Chronicles of Narnia: Prince Caspian B
Reviewing Prince Caspian has made me wonder if perhaps either Iíve become a big softie recently or Iím just losing anything I possibly learned in my Film Criticism classes. The last few movies Iíve reviewed have all been ones that havenít done terribly well with the critics (although Prince Caspian didnít fare too badly) but which I thought werenít that bad. This movie is certainly no exception.
This new chapter in the Chronicles of Narnia movies sees the Pevensie children being whisked away for a second time to Narnia. However, the Narnia they have returned to is very much different to the one that they had left. Thirteen hundred years have passed since the sons of Adam and daughters of Eve peaceably ruled Narnia. Since then, much of Narnia has been invaded by the Telmarines. The old magic of Narnia is gone. The trees, as Lucy notes, no longer dance. Many animals no longer talk and Aslan has not been seen for a very long time. The Pevensies have been brought back by Prince Caspian, the rightful heir of the Telmarine people, who is on the run in Narnia after his usurping uncle, Miraz, fathered a son of his own who he plans to place on the throne. Thus, the audience is placed into a very different Narnia. This Narnia is much darker than the previous movie. Thereís no Father Christmas in this movie, no Turkish delight. In fact, the best way to describe this movie would be as a childrenís version of the LOTR: The Two Towers. Seriously, there are a lot of battle scenes in this movie. Probably more than there needs to be. Aside from definitely venturing further away from the source material with the amount of battles, it also makes for a slightly butt cramping two and a half hours, which while being fairly standard with movies nowadays, is unnecessary for a childrenís movie, much less for such a simplistic plot.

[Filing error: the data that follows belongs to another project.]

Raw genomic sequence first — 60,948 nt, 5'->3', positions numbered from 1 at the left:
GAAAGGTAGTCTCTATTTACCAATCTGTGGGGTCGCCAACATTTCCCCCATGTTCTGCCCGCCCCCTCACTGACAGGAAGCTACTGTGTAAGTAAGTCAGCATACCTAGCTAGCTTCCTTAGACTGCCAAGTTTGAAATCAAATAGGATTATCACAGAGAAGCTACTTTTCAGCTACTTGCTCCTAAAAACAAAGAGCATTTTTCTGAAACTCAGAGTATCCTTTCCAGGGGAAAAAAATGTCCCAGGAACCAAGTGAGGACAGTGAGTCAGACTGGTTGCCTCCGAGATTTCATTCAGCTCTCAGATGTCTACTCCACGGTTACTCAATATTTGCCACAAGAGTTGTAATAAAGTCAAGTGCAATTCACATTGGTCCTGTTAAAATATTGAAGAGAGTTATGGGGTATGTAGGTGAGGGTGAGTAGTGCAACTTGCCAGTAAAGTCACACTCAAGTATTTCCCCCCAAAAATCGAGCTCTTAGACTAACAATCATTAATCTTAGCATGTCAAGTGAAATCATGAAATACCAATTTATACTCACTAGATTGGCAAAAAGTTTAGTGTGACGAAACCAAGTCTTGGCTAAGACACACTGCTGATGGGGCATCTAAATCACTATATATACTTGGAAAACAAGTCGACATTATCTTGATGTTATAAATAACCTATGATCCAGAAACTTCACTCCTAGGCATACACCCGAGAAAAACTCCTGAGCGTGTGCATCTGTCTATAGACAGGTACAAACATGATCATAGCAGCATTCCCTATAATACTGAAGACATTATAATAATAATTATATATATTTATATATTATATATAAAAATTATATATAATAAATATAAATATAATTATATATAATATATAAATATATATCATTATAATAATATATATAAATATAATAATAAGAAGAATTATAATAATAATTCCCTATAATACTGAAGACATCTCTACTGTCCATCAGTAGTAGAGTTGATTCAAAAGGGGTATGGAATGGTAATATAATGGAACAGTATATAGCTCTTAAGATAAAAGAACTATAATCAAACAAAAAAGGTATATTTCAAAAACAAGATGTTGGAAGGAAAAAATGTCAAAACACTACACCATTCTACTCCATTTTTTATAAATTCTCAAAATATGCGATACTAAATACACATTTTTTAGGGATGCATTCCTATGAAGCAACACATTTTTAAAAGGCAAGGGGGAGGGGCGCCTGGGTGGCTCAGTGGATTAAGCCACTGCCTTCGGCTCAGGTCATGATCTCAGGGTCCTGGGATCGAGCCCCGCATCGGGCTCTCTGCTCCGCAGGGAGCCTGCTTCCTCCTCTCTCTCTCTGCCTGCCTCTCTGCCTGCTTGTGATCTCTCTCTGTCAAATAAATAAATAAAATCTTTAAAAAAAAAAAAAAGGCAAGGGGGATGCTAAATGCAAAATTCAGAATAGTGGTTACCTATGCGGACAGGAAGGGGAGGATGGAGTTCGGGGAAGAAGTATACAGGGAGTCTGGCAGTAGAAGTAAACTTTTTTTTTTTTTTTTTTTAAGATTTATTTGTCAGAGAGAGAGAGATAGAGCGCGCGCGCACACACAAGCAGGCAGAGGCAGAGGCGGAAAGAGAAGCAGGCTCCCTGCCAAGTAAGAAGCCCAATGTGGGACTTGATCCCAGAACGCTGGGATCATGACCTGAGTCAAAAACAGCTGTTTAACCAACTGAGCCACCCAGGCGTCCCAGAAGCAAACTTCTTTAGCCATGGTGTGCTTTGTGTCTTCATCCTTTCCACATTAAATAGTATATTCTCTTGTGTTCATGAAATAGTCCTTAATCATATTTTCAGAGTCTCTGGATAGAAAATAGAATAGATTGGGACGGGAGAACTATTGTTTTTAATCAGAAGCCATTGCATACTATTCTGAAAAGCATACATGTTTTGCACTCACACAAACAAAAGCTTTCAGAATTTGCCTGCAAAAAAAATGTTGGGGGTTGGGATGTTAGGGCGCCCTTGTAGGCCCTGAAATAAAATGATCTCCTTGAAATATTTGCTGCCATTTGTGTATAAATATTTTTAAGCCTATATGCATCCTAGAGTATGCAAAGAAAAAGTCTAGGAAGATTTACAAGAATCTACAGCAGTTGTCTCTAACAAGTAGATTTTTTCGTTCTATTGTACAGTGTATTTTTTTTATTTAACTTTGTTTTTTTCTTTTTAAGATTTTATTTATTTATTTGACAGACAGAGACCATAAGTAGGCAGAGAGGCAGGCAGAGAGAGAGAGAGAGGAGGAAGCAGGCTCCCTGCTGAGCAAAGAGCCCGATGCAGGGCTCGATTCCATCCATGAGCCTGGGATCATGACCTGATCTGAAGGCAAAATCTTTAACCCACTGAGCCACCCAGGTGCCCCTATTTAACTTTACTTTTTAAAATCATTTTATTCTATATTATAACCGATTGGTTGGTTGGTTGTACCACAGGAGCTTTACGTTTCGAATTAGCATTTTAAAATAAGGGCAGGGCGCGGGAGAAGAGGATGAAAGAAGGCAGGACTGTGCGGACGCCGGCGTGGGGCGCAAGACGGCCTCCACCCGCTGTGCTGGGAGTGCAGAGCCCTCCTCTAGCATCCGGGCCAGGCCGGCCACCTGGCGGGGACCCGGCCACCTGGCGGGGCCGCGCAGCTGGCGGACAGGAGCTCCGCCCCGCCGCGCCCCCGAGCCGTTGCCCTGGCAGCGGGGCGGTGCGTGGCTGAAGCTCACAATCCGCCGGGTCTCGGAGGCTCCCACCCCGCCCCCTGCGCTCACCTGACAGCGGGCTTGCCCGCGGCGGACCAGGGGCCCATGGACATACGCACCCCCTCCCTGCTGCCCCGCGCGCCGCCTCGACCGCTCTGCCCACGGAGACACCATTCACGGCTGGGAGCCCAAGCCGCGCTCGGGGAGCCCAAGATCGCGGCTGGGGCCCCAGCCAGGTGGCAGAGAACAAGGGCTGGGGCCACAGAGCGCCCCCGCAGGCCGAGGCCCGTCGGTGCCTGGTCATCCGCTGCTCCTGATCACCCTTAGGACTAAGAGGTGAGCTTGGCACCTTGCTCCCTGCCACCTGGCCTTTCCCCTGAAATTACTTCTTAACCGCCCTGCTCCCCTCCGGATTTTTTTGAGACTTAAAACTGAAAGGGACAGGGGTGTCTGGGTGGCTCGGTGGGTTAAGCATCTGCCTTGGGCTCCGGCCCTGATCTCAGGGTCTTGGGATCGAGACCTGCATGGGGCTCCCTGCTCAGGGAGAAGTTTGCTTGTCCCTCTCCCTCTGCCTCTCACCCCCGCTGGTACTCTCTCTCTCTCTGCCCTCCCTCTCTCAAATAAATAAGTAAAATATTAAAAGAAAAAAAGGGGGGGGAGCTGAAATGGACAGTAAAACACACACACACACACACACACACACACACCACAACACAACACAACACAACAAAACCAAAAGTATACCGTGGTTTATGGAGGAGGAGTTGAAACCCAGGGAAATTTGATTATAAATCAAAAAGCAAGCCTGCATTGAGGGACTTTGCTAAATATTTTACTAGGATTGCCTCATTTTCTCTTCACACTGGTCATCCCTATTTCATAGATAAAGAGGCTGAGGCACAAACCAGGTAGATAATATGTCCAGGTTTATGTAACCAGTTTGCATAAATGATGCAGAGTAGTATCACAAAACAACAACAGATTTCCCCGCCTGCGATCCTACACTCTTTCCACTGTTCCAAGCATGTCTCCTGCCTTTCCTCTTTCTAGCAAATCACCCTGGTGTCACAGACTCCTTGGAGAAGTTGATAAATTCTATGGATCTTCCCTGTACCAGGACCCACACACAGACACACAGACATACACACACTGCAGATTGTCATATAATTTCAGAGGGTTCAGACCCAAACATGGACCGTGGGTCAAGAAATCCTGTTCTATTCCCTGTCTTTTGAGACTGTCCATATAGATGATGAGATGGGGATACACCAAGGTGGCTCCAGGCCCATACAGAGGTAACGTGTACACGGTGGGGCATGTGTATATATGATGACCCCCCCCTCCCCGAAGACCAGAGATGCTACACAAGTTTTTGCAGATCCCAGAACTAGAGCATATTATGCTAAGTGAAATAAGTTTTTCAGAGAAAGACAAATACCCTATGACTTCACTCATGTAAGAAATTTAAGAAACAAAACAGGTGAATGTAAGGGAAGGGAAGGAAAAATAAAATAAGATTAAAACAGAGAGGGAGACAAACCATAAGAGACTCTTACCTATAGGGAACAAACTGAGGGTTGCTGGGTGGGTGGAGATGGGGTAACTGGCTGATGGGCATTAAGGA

The four young actors portraying the Pevensies do a fine job in this movie, clearly having become better actors since the first movie. Unfortunately, Ben Barnes, who plays Caspian, is a somewhat bland character, with very little growth, although this has less to do with Barnes himself, and more to do with the script which does sacrifice characterization for battles. However, while the title character lacks characterization, I was quite impressed with the characterization given to the Pevensies. Something which is never really addressed in the books is the fact that the children grew up in Narnia, only to find themselves as children again in England. This theme is explored to some extent in the movie. They also have some nice character moments for each of the children, particularly Edmund. Additionally, youíll find some nice performances from the villain Miraz played by Sergio Castellitto, as well as a nice cameo from fantasy veteran Warwick Davis as Nikabrik, and Eddie Izzard who plays Reepicheep (interestingly, Warwick Davis played Reepicheep in the BBC version of Prince Caspian). The battle scenes are fun, although surprisingly bloodless, or unsurprisingly when you consider the PG rating. The movie has some beautiful location shots courtesy of New Zealand (which just makes you think of LOTR again) and for the most part, the FX were great, although, I have to admit, the CG for Aslan looked a bit dodgy in parts! As I said, it doesnít always follow the book, but it is a fairly enjoyable movie if you give it a chance. The three disc edition comes with a nice array of commentaries, deleted scenes, blooper reels, ĎMaking ofí as well as a digital edition of the movie.
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